It’s been coming. Of course it has. The thing they said could never happen, is finally on its way. Downhill bikes are going to become 29ers. Seriously, I’m not kidding.

First off, plenty of people said that downhill bikes would never work with 27.5” tyres. And they were so, so wrong. For the last three years, every single UCI World Cup and World Championship race has been won by a goldilocks bike. Despite being the only size of choice in DH for more than 25 years, it took just two seasons to kill off 26 altogether. All that manufacturers needed to do was work out the right geometry and, as it turned out, the 650b was actually faster in the big drops and just as quick through the switchbacks.

So why not try a bigger wheel still? If rock gardens are more easily tamed by large tyre volume and big hoops are more stable at higher speeds, surely it is only a matter of time until a major downhill race is won by a mountain bike with 29 inch wheels. Actually, a reasonably big race already has been. In 2015, Luke Strobel, riding for Evil, conquered the 4th round of the NW Cup at Oregon Skibowl aboard his 29er Wreckoning. He went on to win a bunch of other races on the same bike. In fact, perhaps we should start our investigation of the possibilities for 29 inch downhill with some of the extremely capable 29er trail bikes that are knocking around right now.

Rugged, hooligan 29ers come in a number of flavours. At the shorter travel end of the market are machines like the Santa Cruz Hightower, Evil Following and Ibis Ripley LS. These bad boys rock about 130-150mm or so of rear end travel, but feature long & slack geometry to make the most of the ‘roll over anything’ potential of the large tyres. They also offer 27.5+ capability for huge days out and nastily gnarly trails. While they are a long way off modern downhill machines, you only need to compare them to some older school race bikes to see that they are capable of a whole lot more than we’d ever have thought possible, just a few years ago. Imagine Tracey Mosely trying to win enduro world cups on an old school DH bike…

The London Bike show seemed a perfect place to do a bit more on-the-ground research, so I popped along for the day to do some digging. First stop, the journalists. Even when they are not supposed to know anything, the magazine guys tend to have a good idea of what’s going down. They speak to everyone, pick up the gossip and watch out for the latest industry trends – it’ their job. Singletrack and Cranked magazines were both at the show, so I paid them both a visit. Keeping things nicely ‘cloak and dagger’ I subtly asked them what they’d heard about developments in the downhill scene for the new season. Any gossip in the 29ers at the world cup level? Blank looks. Any production kit coming out following pre-season testing? Blanker looks. Anything at all on prospective downhill 29ers for 2017-18? They all shook their heads. Next!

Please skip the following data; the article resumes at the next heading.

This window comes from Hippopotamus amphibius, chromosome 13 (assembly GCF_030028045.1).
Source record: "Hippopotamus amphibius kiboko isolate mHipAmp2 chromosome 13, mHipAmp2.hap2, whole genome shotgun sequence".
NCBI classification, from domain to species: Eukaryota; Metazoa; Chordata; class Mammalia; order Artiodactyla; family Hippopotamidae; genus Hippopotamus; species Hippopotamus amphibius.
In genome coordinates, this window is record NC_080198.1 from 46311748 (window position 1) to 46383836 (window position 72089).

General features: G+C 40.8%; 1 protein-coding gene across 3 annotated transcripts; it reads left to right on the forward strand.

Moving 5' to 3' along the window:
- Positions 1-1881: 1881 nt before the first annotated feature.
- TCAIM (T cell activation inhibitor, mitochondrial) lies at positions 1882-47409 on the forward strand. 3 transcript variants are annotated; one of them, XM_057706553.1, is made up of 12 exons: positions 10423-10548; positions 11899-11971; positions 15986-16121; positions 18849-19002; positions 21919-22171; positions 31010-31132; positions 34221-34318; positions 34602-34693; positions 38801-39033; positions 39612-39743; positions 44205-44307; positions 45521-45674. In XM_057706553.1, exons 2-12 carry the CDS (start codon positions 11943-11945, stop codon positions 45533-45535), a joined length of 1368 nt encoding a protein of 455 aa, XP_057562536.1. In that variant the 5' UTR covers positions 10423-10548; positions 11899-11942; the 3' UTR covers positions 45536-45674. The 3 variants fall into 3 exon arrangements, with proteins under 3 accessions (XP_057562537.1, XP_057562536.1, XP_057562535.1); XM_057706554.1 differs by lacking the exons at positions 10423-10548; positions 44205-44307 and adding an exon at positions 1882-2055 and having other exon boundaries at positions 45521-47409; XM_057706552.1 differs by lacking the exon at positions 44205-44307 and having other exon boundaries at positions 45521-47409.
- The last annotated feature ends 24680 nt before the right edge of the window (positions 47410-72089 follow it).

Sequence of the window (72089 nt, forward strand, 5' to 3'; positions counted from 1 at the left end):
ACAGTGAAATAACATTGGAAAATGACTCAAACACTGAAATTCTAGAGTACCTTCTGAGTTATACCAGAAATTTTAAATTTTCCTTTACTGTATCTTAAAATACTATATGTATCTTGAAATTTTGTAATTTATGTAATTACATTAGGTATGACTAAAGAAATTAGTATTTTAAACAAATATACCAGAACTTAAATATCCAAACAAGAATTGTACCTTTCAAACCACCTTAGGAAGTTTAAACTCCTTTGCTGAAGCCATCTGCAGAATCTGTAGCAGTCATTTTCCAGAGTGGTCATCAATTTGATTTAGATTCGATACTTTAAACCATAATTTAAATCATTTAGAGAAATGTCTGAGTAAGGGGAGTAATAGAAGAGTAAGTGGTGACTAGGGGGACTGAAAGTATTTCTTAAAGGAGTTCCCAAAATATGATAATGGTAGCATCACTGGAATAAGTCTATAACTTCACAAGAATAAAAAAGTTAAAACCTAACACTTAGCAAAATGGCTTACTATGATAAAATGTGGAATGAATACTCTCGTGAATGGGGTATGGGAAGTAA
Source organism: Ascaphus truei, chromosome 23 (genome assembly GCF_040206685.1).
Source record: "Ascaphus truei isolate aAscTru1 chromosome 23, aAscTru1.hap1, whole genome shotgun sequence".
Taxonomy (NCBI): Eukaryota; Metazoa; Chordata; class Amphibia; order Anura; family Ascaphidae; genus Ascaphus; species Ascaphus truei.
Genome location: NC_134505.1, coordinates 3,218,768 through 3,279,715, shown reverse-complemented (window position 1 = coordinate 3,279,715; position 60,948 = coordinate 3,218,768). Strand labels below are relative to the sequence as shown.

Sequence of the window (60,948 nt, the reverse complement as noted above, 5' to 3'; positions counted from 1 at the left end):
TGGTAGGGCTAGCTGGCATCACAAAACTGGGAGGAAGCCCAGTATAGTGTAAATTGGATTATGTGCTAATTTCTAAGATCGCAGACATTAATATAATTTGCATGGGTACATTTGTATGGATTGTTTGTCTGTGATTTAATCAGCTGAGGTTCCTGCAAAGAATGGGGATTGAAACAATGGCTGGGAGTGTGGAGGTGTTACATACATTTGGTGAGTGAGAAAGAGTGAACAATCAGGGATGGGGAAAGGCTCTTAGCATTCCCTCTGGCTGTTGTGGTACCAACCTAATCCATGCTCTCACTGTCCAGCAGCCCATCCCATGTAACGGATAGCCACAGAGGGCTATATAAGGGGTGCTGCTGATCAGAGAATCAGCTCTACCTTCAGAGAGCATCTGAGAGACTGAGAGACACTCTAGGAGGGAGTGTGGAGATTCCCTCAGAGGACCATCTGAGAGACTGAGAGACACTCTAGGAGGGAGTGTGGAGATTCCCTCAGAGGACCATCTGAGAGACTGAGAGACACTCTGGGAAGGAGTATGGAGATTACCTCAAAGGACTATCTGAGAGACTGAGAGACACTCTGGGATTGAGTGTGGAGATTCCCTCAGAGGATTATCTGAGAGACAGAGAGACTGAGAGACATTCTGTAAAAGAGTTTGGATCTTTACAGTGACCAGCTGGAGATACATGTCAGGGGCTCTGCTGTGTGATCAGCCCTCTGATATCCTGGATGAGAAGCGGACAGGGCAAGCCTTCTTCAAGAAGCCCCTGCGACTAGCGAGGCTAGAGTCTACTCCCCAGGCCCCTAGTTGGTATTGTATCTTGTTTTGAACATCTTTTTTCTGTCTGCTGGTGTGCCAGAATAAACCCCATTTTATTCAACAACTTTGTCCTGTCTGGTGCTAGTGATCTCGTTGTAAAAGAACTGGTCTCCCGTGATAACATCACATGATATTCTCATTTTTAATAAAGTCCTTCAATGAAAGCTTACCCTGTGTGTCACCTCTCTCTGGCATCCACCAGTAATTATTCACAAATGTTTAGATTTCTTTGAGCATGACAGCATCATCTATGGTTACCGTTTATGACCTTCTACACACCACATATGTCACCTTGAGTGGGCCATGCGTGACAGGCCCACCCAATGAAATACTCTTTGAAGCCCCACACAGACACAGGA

With the most likely candidates for a wagon wheel DH racer (Trek and Specialized) missing the show and Biketarts favourite brands (Santa Cruz, Evil, Ibis, Yeti and Banshee) also absent, I had to get inventive. First stop, Scott. That Gambler that Neko had put up online should give me a clue. At the first mention of big wheels and steep hills, they went very blank. Impressively so. Curious.

Well. It certainly looks like my original source was right. 2017 will see the first serious 29er DH production machine to hit the market. Who, exactly, it will be coming from, I’m not yet sure, but keep your eyes peeled. Before you know it, the rock gardens at the season opener will be getting pummelled by the biggest wheels yet. As little teaser to see you off and a possible hint of who might just be first out of the blocks, here’s sneaky shot of the one and only Greg Minaar testing a modified Santa Cruz Hightower with DH forks and coil shock. You saw it here (almost) first folks: